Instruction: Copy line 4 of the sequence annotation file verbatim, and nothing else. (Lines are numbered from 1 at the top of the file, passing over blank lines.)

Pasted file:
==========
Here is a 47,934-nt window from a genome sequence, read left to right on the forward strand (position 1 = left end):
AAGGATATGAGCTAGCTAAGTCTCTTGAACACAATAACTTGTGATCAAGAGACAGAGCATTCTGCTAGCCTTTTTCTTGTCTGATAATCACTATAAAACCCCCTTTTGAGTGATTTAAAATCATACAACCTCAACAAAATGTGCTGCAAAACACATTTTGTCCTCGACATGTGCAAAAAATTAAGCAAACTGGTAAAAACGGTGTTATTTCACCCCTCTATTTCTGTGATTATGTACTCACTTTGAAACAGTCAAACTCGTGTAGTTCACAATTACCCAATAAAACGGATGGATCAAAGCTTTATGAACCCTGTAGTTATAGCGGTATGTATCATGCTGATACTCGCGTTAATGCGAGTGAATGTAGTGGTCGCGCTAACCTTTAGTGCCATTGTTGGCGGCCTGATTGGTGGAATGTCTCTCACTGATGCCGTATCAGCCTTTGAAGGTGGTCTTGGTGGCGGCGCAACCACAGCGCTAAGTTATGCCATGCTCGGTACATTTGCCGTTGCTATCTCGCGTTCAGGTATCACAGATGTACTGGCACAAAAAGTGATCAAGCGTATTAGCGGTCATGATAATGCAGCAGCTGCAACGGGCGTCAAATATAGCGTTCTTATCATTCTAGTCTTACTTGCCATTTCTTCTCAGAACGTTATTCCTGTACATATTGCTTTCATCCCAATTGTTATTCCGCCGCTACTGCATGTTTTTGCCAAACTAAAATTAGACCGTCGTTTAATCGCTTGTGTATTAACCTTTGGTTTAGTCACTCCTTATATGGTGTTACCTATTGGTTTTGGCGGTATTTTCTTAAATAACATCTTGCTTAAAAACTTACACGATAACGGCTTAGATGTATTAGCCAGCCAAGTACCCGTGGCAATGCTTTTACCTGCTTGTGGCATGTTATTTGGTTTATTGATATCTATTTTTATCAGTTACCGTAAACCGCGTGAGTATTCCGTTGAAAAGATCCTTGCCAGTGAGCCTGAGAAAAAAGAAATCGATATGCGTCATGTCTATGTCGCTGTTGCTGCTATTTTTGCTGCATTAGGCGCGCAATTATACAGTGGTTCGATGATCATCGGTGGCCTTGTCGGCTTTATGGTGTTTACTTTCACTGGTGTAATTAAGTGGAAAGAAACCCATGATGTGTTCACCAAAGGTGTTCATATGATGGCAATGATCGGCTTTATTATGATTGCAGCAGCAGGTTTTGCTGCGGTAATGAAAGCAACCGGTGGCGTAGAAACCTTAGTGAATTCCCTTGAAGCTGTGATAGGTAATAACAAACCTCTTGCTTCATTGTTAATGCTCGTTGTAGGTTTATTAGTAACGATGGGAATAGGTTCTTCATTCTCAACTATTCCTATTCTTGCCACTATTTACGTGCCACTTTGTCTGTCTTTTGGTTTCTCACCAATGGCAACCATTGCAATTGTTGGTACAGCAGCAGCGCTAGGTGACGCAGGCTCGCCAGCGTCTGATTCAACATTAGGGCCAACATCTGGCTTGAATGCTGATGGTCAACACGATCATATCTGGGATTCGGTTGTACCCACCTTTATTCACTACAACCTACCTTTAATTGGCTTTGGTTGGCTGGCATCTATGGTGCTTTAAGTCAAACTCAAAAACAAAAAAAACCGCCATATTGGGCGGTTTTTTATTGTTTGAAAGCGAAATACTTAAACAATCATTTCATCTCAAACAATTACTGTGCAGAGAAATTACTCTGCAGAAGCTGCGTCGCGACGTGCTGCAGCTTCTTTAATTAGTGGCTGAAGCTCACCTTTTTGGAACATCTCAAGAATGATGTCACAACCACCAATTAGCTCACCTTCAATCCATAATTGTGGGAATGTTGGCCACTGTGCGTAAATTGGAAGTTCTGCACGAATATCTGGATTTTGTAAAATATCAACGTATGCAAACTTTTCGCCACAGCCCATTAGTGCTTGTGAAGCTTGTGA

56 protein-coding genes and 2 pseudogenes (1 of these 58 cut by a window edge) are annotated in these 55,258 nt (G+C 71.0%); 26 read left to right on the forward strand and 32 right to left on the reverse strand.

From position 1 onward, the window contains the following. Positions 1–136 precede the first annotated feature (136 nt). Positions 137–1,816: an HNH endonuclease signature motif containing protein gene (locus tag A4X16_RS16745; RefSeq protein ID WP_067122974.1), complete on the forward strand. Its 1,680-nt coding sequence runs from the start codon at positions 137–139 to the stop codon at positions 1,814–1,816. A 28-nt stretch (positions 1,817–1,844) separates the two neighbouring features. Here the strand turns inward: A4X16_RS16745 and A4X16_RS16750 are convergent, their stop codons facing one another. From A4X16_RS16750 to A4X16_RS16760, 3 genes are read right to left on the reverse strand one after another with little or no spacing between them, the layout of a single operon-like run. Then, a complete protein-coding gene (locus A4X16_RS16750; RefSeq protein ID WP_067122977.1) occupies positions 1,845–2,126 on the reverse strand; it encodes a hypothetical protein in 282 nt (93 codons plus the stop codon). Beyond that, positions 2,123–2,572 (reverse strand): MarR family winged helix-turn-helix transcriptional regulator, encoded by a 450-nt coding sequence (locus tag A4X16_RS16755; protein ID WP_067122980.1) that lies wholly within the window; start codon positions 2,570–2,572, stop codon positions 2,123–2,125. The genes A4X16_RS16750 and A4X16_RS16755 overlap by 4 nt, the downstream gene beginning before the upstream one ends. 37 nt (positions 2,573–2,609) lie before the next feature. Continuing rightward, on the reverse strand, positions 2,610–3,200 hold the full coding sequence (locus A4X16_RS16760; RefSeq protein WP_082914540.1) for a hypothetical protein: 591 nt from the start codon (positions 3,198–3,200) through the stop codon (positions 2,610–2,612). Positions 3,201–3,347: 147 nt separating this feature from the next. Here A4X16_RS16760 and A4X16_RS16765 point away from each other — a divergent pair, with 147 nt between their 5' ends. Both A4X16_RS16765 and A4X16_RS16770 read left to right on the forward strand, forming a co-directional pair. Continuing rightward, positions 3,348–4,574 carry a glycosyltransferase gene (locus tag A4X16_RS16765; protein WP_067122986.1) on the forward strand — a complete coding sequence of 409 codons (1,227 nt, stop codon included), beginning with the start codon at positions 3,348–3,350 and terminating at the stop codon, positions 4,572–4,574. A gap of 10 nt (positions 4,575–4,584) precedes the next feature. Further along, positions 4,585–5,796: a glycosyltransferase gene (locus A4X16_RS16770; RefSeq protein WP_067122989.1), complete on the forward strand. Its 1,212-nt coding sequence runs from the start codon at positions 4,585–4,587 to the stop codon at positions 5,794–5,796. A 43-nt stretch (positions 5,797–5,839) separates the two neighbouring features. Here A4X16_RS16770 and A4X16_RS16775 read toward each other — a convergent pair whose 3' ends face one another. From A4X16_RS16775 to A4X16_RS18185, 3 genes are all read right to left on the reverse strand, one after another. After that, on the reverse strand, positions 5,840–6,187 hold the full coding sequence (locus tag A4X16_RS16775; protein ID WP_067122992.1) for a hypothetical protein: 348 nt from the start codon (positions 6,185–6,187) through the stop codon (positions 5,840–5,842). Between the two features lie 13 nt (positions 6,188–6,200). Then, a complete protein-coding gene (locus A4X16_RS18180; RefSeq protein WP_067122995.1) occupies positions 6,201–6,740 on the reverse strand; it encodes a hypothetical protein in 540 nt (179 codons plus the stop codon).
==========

From position 1 onward, the window contains the following. Positions 1–136 precede the first annotated feature (136 nt). Positions 137–1,816: an HNH endonuclease signature motif containing protein gene (locus tag A4X16_RS16745; RefSeq protein ID WP_067122974.1), complete on the forward strand. Its 1,680-nt coding sequence runs from the start codon at positions 137–139 to the stop codon at positions 1,814–1,816. A 28-nt stretch (positions 1,817–1,844) separates the two neighbouring features. Here the strand turns inward: A4X16_RS16745 and A4X16_RS16750 are convergent, their stop codons facing one another. From A4X16_RS16750 to A4X16_RS16760, 3 genes are read right to left on the reverse strand one after another with little or no spacing between them, the layout of a single operon-like run. Then, a complete protein-coding gene (locus A4X16_RS16750; RefSeq protein ID WP_067122977.1) occupies positions 1,845–2,126 on the reverse strand; it encodes a hypothetical protein in 282 nt (93 codons plus the stop codon). Beyond that, positions 2,123–2,572 (reverse strand): MarR family winged helix-turn-helix transcriptional regulator, encoded by a 450-nt coding sequence (locus tag A4X16_RS16755; protein ID WP_067122980.1) that lies wholly within the window; start codon positions 2,570–2,572, stop codon positions 2,123–2,125. The genes A4X16_RS16750 and A4X16_RS16755 overlap by 4 nt, the downstream gene beginning before the upstream one ends. 37 nt (positions 2,573–2,609) lie before the next feature. Continuing rightward, on the reverse strand, positions 2,610–3,200 hold the full coding sequence (locus A4X16_RS16760; RefSeq protein WP_082914540.1) for a hypothetical protein: 591 nt from the start codon (positions 3,198–3,200) through the stop codon (positions 2,610–2,612). Positions 3,201–3,347: 147 nt separating this feature from the next. Here A4X16_RS16760 and A4X16_RS16765 point away from each other — a divergent pair, with 147 nt between their 5' ends. Both A4X16_RS16765 and A4X16_RS16770 read left to right on the forward strand, forming a co-directional pair. Continuing rightward, positions 3,348–4,574 carry a glycosyltransferase gene (locus tag A4X16_RS16765; protein WP_067122986.1) on the forward strand — a complete coding sequence of 409 codons (1,227 nt, stop codon included), beginning with the start codon at positions 3,348–3,350 and terminating at the stop codon, positions 4,572–4,574. A gap of 10 nt (positions 4,575–4,584) precedes the next feature. Further along, positions 4,585–5,796: a glycosyltransferase gene (locus A4X16_RS16770; RefSeq protein WP_067122989.1), complete on the forward strand. Its 1,212-nt coding sequence runs from the start codon at positions 4,585–4,587 to the stop codon at positions 5,794–5,796. A 43-nt stretch (positions 5,797–5,839) separates the two neighbouring features. Here A4X16_RS16770 and A4X16_RS16775 read toward each other — a convergent pair whose 3' ends face one another. From A4X16_RS16775 to A4X16_RS18185, 3 genes are all read right to left on the reverse strand, one after another. After that, on the reverse strand, positions 5,840–6,187 hold the full coding sequence (locus tag A4X16_RS16775; protein ID WP_067122992.1) for a hypothetical protein: 348 nt from the start codon (positions 6,185–6,187) through the stop codon (positions 5,840–5,842). Between the two features lie 13 nt (positions 6,188–6,200). Then, a complete protein-coding gene (locus A4X16_RS18180; RefSeq protein WP_067122995.1) occupies positions 6,201–6,740 on the reverse strand; it encodes a hypothetical protein in 540 nt (179 codons plus the stop codon).